Dir/scr: Emir Kusturica. Serbia-UK-US. 2016. 125 mins.
Sarajevo-born Emir Kusturica’s first dramatic feature since his poorly-received Cannes entry Promise Me This in 2007 would dearly love to be viewed as a funny, touching, magical realist contemporary folk tale set against the background of the war that tore Yugoslavia apart twenty years ago. Glimmers of this emerge occasionally, especially in the film’s use of the natural world as a kind of silent Greek chorus that puts human folly in perspective. But mostly this under-scripted romance, with its abrupt shifts of tone from slapstick to serious, comes across as a loud, frantic two-hour Balkan vanity project.
Kusturica gets to play the piano and cimbalom in a couple of wild and whacky plum-brandy-fuelled party scenes,
Part of the problem lies in Kusturica’s decision to cast himself as the mild-mannered milkman whose love story with Monica Bellucci’s femme fatale-on-the-run provides the film’s dramatic core. The spark he inspires in Bellucci’s character never quite translates from script to screen, and he’s reduced to looking rugged and soulful for long stretches of the film, leaving Bellucci and several other cast members to compensate for the director’s subdued performance by mugging their hearts out.
Audiences that take this mis-match on board, and surrender to Milky Road’s Balkan zaniness, at least have something to look at and listen to in a film that rarely has a dull moment – and just as rarely an emotionally engaging one. Its epic qualities will ensure it rolls out in territories where the Kusturica of Time of the Gypsies or Underground still has a following.
Kusturica’s character, Kosta, braves bombs and bullets to take milk to frontline troops on his faithful donkey, sometimes accompanied by the shoulder-perching falcon whose birds’ eye view sets the scene. We’re somewhere in rural Bosnia, in a picturesque ramshackle village defended by troops that appear to be Serbian (the cook is an orthodox priest). But which side they’re on hardly seems to matter to Kusturica, who is more interested in comic-symbolic scene-painting than story. In this whacky, war-addled but good-natured community, geese dive into baths of pig’s blood and an old Austro-Hungarian station clock with chain pendulums provides endless opportunities for characters to engage in physical comedy.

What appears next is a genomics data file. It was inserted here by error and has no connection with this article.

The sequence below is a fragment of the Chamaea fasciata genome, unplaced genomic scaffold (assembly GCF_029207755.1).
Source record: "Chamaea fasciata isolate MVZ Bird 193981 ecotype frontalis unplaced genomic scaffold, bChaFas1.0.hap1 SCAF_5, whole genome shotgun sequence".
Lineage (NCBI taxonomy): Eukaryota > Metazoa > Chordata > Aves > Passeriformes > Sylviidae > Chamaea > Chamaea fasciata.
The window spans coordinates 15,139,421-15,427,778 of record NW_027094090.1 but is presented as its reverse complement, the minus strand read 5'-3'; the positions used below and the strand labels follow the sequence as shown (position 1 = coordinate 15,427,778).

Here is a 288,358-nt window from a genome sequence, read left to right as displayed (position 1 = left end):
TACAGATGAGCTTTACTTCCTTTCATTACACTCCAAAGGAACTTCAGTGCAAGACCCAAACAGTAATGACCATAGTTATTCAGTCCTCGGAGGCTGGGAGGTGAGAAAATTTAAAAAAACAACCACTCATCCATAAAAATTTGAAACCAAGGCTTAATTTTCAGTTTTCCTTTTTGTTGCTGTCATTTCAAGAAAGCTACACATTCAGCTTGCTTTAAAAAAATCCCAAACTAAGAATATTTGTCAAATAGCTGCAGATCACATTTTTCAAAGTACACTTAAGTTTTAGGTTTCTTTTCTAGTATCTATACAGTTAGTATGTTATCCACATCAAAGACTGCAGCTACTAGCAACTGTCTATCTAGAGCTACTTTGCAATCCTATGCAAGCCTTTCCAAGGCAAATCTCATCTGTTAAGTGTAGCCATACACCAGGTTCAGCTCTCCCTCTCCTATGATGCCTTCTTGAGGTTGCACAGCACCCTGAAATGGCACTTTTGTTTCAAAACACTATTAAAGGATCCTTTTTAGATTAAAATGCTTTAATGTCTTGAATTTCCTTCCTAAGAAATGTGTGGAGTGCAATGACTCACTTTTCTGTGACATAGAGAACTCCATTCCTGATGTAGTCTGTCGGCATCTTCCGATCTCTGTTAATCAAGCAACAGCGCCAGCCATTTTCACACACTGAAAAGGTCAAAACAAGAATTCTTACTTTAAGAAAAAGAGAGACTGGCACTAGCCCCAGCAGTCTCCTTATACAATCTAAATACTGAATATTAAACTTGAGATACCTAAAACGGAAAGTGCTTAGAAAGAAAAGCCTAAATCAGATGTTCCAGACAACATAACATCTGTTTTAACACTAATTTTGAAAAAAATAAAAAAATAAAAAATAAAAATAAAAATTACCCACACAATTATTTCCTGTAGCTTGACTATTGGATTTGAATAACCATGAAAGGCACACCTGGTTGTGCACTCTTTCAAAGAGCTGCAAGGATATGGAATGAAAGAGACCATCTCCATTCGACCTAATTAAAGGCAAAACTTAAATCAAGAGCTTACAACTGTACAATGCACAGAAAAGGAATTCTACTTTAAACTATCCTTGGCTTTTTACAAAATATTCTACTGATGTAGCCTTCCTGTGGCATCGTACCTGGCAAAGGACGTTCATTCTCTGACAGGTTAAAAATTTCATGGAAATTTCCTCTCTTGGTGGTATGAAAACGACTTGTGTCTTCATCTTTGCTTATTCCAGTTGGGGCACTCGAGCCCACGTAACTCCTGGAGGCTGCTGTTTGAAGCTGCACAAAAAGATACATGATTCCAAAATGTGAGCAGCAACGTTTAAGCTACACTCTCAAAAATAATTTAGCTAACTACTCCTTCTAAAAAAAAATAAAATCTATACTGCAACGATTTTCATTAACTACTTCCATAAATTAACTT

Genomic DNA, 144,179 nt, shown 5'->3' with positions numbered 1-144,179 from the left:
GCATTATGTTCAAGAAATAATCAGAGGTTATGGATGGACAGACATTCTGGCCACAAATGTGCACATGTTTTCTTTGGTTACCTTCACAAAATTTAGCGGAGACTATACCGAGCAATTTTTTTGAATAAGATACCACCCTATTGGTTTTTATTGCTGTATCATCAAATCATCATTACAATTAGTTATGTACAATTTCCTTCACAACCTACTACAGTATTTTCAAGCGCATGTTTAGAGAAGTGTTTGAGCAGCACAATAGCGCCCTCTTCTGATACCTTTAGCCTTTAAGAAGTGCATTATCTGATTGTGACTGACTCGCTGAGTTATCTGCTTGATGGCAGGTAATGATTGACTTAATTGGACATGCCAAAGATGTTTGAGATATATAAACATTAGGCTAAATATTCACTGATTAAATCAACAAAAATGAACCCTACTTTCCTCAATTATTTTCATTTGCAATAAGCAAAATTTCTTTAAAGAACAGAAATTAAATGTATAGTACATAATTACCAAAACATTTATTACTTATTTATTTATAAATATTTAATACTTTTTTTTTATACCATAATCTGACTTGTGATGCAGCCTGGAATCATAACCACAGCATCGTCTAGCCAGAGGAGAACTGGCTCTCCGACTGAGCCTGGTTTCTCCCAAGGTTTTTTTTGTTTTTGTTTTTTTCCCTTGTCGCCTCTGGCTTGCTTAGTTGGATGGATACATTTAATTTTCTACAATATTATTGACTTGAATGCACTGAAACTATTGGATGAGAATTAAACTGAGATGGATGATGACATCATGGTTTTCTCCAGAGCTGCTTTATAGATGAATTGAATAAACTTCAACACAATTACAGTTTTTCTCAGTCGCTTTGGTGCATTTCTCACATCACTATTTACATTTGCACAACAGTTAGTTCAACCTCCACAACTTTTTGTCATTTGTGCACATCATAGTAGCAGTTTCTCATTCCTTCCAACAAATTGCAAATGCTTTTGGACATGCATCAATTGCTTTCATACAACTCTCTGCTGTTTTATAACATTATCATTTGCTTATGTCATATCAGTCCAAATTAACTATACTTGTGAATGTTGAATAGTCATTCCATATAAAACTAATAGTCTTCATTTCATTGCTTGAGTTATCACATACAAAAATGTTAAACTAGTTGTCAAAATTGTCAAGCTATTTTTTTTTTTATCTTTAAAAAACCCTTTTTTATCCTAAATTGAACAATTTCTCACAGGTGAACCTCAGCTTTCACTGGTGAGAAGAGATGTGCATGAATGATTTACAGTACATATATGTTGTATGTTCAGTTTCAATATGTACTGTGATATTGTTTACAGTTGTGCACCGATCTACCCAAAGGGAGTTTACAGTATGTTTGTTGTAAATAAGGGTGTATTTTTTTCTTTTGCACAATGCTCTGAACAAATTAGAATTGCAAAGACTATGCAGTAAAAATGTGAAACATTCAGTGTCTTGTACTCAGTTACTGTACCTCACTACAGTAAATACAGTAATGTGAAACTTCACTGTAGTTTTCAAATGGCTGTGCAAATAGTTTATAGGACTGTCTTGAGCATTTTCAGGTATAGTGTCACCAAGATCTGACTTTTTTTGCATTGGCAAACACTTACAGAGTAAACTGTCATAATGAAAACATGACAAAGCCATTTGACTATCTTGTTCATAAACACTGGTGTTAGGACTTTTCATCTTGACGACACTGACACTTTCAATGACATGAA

One of those characters is Milena, a former champion rhythmic gymnast, played at full zany volume by Sloboda Mićalović. We’re simply required to accept this hot, sexy babe’s attraction to Kusturica’s unassuming milkman, as with Bellucci’s nameless character, an Italo-Serbian woman on the run from a British peacekeeping-force general who she sent to prison. She’s destined to become the bride of local war hero Žaga Bojović (Manojlović), in a double wedding that will aso unite Milena and Kosta, but the same blind Cupid that pricked Milena repeats the trick for ‘The Bride’ as soon as she sets eyes on Kusturica’s unlikely donkey-riding Don Giovanni.
Animals that act as tutelary spirits – a CGI-animated horned viper, a herd of sheep, a bear in a stream, a butterfly in a well – feed the magic-realist subtext, while the landscapes of this crisply-shot, good-looking film take us into sweeping Bosnian Western territory. Kusturica gets to play the piano and cimbalom in a couple of wild and whacky plum-brandy-fuelled party scenes, and the same jaunty Balkan wedding music spills over into the score – kept deafeningly high in the mix at times – composed by the director’s son Stribor.
Production companies: Rasta International, Pinball London, BN Films
Producers: Paula Vaccaro, Emir Kusturica, Lucas Akoskin, Alex Garcia
Executive producers: Alex Garcia, Pilina Gonzalez, Guillermo Arriaga
Cinematography: Goran Volarević, Martin Šec
Editor: Svetolik Mića Zajc
Production designer: Goran Joksimović
Music: Stribor Kusturica
Main cast: Monica Bellucci, Emir Kusturica, Predrag Manojlović, Sloboda Mićalović